British Universities Film & Video Council

moving image and sound, knowledge and access

Projecting Tomorrow

Projecting Tomorrow: Science Fiction and Popular Cinema by James Chapman and Nicholas J. Cull, (I.B. Tauris, 2013), 240 pages, ISBN: 978-1-78076-410-8 (paperback), £14.99

About the reviewer: Mark Bould is Reader in Film and Literature at the University of the West of England. He co-edits Science Fiction Film and Television, and his most recent books include Science Fiction: The Routledge Film Guidebook (2012) and, with China Miéville, Red Planets: Marxism and Science Fiction (2009).


Although serious critical discussions of sf and cinema can be traced back at least as far as the first book of film theory, Vachel Lindsay’s The Art of the Moving Picture (1915), the genre was largely neglected during the development of Film Studies. This might seem surprising, given the discipline’s early tendency to privilege masculine-coded genres, such as westerns and crime movies, but it is not really: sf has often been seen as juvenile, more concerned with fantasy than realism, and with spectacle than narrative or character. Indeed, despite some forerunners, the serious academic study of sf film did not really get under weigh until the ‘postmodern turn’ suddenly made films such as Alien (1979), Blade Runner (1982), The Thing (1982), Videodrome (1983) and The Terminator (1984) seem relevant far beyond the genre’s regular audience.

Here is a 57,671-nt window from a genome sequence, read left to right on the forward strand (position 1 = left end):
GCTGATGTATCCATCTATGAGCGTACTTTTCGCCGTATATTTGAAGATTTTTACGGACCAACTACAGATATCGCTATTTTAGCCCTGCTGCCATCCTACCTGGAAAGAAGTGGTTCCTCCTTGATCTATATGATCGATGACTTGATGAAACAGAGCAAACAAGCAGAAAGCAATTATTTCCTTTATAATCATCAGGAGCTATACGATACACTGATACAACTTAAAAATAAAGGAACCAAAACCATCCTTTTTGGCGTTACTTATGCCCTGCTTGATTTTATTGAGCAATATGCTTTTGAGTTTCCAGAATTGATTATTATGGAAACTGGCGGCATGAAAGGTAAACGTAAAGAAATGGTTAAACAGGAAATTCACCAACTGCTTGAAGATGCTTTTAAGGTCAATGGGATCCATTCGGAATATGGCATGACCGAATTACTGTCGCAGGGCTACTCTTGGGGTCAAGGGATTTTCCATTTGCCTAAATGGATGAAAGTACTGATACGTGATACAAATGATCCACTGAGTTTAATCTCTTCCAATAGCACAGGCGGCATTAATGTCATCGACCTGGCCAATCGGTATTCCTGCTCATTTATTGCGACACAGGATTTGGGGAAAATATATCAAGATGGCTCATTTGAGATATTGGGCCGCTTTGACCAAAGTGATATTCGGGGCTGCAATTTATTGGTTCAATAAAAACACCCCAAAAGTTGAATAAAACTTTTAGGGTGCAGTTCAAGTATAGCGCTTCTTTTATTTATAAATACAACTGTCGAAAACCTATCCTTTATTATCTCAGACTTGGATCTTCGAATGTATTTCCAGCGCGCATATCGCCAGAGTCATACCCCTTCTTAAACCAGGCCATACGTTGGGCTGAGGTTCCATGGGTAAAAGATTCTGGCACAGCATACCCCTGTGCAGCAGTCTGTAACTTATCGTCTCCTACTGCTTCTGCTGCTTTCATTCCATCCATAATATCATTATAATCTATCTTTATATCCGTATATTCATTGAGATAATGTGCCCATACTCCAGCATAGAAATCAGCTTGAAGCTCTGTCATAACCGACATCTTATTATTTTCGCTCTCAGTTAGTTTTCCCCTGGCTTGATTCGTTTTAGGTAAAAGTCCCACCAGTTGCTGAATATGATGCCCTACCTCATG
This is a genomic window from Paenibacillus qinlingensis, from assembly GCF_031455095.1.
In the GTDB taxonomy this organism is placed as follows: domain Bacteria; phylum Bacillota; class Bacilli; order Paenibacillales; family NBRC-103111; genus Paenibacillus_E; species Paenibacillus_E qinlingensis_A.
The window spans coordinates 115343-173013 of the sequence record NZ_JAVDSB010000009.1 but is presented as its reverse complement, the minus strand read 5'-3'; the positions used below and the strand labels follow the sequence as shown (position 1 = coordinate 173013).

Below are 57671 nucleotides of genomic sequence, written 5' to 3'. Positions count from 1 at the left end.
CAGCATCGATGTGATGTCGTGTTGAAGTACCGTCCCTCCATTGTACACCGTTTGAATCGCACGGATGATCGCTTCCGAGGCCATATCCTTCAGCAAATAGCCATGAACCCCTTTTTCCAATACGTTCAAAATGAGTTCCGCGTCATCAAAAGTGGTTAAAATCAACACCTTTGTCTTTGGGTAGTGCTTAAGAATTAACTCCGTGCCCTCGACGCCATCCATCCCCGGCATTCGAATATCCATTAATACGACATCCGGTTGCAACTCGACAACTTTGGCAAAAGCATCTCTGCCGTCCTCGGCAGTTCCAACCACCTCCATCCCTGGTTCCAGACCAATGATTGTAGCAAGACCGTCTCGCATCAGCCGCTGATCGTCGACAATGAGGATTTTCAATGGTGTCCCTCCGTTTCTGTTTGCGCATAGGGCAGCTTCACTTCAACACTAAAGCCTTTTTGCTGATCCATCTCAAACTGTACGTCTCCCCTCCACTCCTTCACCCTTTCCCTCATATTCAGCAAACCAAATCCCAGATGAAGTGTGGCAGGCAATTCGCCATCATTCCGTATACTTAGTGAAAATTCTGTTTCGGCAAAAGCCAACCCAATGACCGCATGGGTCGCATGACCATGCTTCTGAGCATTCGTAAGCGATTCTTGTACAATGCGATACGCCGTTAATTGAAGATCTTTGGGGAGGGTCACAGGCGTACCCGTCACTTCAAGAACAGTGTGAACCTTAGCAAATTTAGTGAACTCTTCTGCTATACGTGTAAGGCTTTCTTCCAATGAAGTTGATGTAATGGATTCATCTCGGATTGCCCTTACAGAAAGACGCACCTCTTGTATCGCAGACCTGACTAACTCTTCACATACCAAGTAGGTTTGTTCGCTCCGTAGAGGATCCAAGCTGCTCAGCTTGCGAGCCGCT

This conjuncture, however, had particular consequences for the shape the study of sf film took, not least in terms of forming a rather limited and unrepresentative canon and of emphasing critical-theoretical approaches. Projecting Tomorrow focuses solely on American and British film, but within that limitation strikes an effective balance between canonical and less-well-known examples, devoting twelve chapters to, respectively, Just Imagine (1930), Things to Come (1936), The War of the Worlds (1953), the Quatermass trilogy (1955, 1957, 1967), Forbidden Planet (1956), 2001: A Space Odyssey (1968), Planet of the Apes (1968), The Hellstrom Chronicle (1971), Logan’s Run (1976), Star Wars (1977), RoboCop (1987) and Avatar (2009). However, in privileging ‘the evidence of the archives’, Chapman and Cull rather over-egg the pudding, several times dismissing well-theorised approaches to sf film as ‘voguish trends in cultural studies’ – as if historiography were somehow neutral, objective and unchanging, as if primary materials did not require interpretation, as if effective interpretation did not require theoretical self-reflection.

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